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Work In Progress

Chronotopes, Governmentality and the Changing Regulation of Traditional Medicine in Kenya. Professor John Harrington.

22 April 2018

Work In Progress seminar series. 23.03.2018.

On the 23rd of March, Professor John Harrington presented his paper entitled ‘Chronotopes, Governmentality and the Changing Regulation of Traditional Medicine in Kenya’ at the ISRU bi-weekly Work In Progress seminar. John is a Professor of Global Health Law and founding director of the Univesity’s Centre for Law and Global Justice. Before arriving in Cardiff, John worked as a Professor of Law at the University of Liverpool, a lecturer at Warwick University, and the Free University of Berlin. John has also worked as a visiting scholar in Melbourne, Florence, Cape Town, Berlin and Nairobi.

This paper is part of a wider strand of research looking at the role of the representation of national interests in global health discourse. Based on extensive fieldwork in East Africa, it challenges the assumption that global health norms simply emanate from international and donor institutions, in Washington and Geneva, for example.

The paper which John presented looks at the increasing regulation and legal reform in Kenya concerning the previously broadly neglected area of traditional medicine. In Kenya, Africanisation of the health sector was about removing racial barriers to modern and western medicine, rather than the development of traditional medicine. Despite this, traditional medicine remains highly prevalent in Kenya with over 70% of the population reliant on it as their primary source of health care.

Kenya has lately entered a period of regulation of this traditional medicine sector. Drawing on govermentality theory, John argues that this regulation has been achieved through a problematisation of this issue as a political problem demanding intervention. This problematisation is achieved through the articulation of moral, epistemic and rhetorical elements of the issue. There are multiple, and sometimes competing, problematisations of any one issue; with regards to traditional medicine in Kenya we see that this issue is problematised in terms of safety, health, resource sovereignty and national development.

In this paper, John concentrates primarily on the rhetorical elements of problematisation, arguing that a range of chrontopes, or combined space-time images, are used to ‘encapsulate and give force to different problematisations of traditional medicine’. According to the Russian literary theorist Mikhail Baktin chronotopes are modes giving expression ‘to the intrinsic connectedness of temporal and spatial relationships’. Although chronotopes were originally developed to talk about literary texts, John argues they can be identified in many non-literary texts as sources and articulations of rhetorical problematisations. John highlights the use of legal chronotopes such as the patent form itself, and social chronotopes such as the village in these competing problematisations at the heart of regulation attempts of traditional medicine in Kenya.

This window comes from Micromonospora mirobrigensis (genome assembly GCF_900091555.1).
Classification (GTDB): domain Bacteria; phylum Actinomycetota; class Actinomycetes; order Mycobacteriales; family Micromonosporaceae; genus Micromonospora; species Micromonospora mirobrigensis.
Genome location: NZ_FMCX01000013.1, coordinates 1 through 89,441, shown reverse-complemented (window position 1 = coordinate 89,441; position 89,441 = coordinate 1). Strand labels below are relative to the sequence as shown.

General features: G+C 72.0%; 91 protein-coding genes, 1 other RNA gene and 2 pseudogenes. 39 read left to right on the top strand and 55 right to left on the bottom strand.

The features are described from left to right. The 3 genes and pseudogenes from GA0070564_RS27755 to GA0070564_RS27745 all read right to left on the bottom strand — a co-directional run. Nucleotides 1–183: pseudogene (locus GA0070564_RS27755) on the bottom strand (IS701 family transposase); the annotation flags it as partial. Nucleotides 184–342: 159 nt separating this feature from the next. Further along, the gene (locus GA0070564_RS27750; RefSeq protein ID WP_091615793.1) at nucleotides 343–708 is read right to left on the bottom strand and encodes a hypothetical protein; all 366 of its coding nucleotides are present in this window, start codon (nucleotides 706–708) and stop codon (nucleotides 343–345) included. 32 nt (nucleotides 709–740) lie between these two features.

John argues the chronotope of the village, as the source of traditional medicine associated with tradition and rural communities, serves to limit the frontiers of ‘legitimate’ traditional medicine. The chronotope is utilised by actors to divide the ‘fakes’ and the traditional healers in the quest for regulation and governance. The traditional healers, in this context, being the elderly traditional rural healers and the ‘fakers’ being those who mix traditional and modern techniques or those who mix different traditional techniques in the multiethnic urban context. 

This chronotope is juxtaposed with the legal chronotope of the patent. In accordance with WTO obligations, Kenya issues 20 year patents valid within the national territory. The patent is associated with a moment of genius or intervention creating something new and protecting intellectual property. However, there is a fear these patent laws could be used to enable biopiracy, as Kenyan natural resources and traditional medicine practices could be acquired and used by multinational pharmaceutical companies and then patented – with no financial compensation or benefits for the communities. 

Responding to these fears in 2016 the Kenyan National Assembly passed the ‘Protection of Traditional Knowledge and Cultural Expressions Act’. This Act grants communities rights over traditional medical practices and local natural resources and demands that if they decide to allow this traditional medical knowledge to be used commercially that they are financially compensated. 

Yet this Act in itself embodies another chronotope at play in the problematisation of regulation of traditional medicine in Kenya; the nation. Elements of theAct allow an articulation of the nation’s legal primacy over community rights. Most importanly, the state has the ultimate power to issue patents if it believes that these resources are not being sufficiently commercially exploited by local communities. Indeed the chronotope of the nation state is to rhetorically express a problematisation of traditional medicine as a neglected source of economic development within a broader discourse of development within which the nation is the primary actor and the agent of that development.

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